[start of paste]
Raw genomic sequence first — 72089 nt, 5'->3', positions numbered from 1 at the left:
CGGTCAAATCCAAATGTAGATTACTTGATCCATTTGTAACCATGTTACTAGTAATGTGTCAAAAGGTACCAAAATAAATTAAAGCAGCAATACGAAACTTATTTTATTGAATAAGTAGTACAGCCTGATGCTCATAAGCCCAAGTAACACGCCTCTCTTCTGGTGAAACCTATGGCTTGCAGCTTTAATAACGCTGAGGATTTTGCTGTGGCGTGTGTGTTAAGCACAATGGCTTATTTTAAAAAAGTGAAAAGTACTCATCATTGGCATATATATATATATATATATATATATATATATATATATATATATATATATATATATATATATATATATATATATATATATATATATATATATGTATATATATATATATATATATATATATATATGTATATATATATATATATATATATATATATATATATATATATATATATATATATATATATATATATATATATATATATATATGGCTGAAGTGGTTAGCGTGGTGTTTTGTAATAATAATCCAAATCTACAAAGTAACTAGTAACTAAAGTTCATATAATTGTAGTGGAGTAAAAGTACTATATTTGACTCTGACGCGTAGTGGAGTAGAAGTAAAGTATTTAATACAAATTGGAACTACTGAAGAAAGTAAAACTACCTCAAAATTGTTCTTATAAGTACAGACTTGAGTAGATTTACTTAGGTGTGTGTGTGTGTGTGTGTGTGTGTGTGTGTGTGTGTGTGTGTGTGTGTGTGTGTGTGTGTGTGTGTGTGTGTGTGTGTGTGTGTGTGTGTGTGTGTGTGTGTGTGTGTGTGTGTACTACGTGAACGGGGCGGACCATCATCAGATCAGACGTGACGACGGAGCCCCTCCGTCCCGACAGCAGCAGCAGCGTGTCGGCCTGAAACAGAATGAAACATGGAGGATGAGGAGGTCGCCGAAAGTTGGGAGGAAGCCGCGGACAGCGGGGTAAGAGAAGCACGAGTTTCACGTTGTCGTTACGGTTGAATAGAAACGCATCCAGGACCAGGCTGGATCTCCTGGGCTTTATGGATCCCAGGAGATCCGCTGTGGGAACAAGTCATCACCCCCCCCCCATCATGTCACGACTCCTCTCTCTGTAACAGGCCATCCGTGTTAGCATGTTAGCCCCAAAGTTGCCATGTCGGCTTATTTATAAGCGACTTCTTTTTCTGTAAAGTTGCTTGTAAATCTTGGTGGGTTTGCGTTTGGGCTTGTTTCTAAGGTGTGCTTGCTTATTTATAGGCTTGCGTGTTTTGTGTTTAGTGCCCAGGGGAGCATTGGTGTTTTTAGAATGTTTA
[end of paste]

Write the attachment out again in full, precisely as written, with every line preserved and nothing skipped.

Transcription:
Raw genomic sequence first — 72089 nt, 5'->3', positions numbered from 1 at the left:
CGGTCAAATCCAAATGTAGATTACTTGATCCATTTGTAACCATGTTACTAGTAATGTGTCAAAAGGTACCAAAATAAATTAAAGCAGCAATACGAAACTTATTTTATTGAATAAGTAGTACAGCCTGATGCTCATAAGCCCAAGTAACACGCCTCTCTTCTGGTGAAACCTATGGCTTGCAGCTTTAATAACGCTGAGGATTTTGCTGTGGCGTGTGTGTTAAGCACAATGGCTTATTTTAAAAAAGTGAAAAGTACTCATCATTGGCATATATATATATATATATATATATATATATATATATATATATATATATATATATATATATATATATATATATATATATATATATATATATATGTATATATATATATATATATATATATATATATGTATATATATATATATATATATATATATATATATATATATATATATATATATATATATATATATATATATATATATATATATGGCTGAAGTGGTTAGCGTGGTGTTTTGTAATAATAATCCAAATCTACAAAGTAACTAGTAACTAAAGTTCATATAATTGTAGTGGAGTAAAAGTACTATATTTGACTCTGACGCGTAGTGGAGTAGAAGTAAAGTATTTAATACAAATTGGAACTACTGAAGAAAGTAAAACTACCTCAAAATTGTTCTTATAAGTACAGACTTGAGTAGATTTACTTAGGTGTGTGTGTGTGTGTGTGTGTGTGTGTGTGTGTGTGTGTGTGTGTGTGTGTGTGTGTGTGTGTGTGTGTGTGTGTGTGTGTGTGTGTGTGTGTGTGTGTGTGTGTGTGTGTGTGTACTACGTGAACGGGGCGGACCATCATCAGATCAGACGTGACGACGGAGCCCCTCCGTCCCGACAGCAGCAGCAGCGTGTCGGCCTGAAACAGAATGAAACATGGAGGATGAGGAGGTCGCCGAAAGTTGGGAGGAAGCCGCGGACAGCGGGGTAAGAGAAGCACGAGTTTCACGTTGTCGTTACGGTTGAATAGAAACGCATCCAGGACCAGGCTGGATCTCCTGGGCTTTATGGATCCCAGGAGATCCGCTGTGGGAACAAGTCATCACCCCCCCCCCATCATGTCACGACTCCTCTCTCTGTAACAGGCCATCCGTGTTAGCATGTTAGCCCCAAAGTTGCCATGTCGGCTTATTTATAAGCGACTTCTTTTTCTGTAAAGTTGCTTGTAAATCTTGGTGGGTTTGCGTTTGGGCTTGTTTCTAAGGTGTGCTTGCTTATTTATAGGCTTGCGTGTTTTGTGTTTAGTGCCCAGGGGAGCATTGGTGTTTTTAGAATGTTTA